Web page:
DNA electrophoresis

    The amplified products were separated electrophoretically in a 1.5% (w/v) agarose gel containing 0.5 µg ml-1 ethidium bromide in 45 mM Tris-borate, 1 mM EDTA buffer, pH 8.0. Each lane was loaded with 25 µl loading dye [40% (w/v) sucrose and 0.25% (w/v) bromophenol blue]. Electrophoresis was carried out at 45-80 V for 3 hrs, and gels were viewed and photographed on UV transilluminator.

    Data analysis

    PCR amplification profiles of the eighteen niger genotypes for each primer were scored by visual observation. The presence of amplified bands at each position was recorded as one and its absence as zero. From these data, a Squared-Euclidean distance matrix was calculated to estimate pair-wise differences in the amplification products for all genotypes (Sokal and Sneath, 1973). Cluster analysis was done using a minimal variance algorithm (Ward, 1963) to construct a dendrogram. Furthermore, a Principal Component Analysis (PCA) was done to estimate relationship between cultivars.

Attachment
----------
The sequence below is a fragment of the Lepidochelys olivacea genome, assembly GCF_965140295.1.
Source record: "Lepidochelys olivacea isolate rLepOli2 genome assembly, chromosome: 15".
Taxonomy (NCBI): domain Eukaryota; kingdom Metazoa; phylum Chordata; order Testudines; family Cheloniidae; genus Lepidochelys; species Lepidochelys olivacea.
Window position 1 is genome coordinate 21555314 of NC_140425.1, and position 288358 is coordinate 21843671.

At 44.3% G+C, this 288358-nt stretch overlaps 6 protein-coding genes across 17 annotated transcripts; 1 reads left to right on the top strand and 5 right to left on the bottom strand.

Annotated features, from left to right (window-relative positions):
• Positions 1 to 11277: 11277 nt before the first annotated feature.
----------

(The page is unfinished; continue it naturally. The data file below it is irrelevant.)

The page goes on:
Results and Discussion

    Preliminary experiments of RAPD reproducibility were carried out to determine the best concentration of the DNA to obtain the optimum number of bands. Varying concentration of template DNA (25-75 ng) revealed that 50 ng allowed the maximum number of reproducible bands, and therefore 50 ng was used in all subsequent PCR reactions.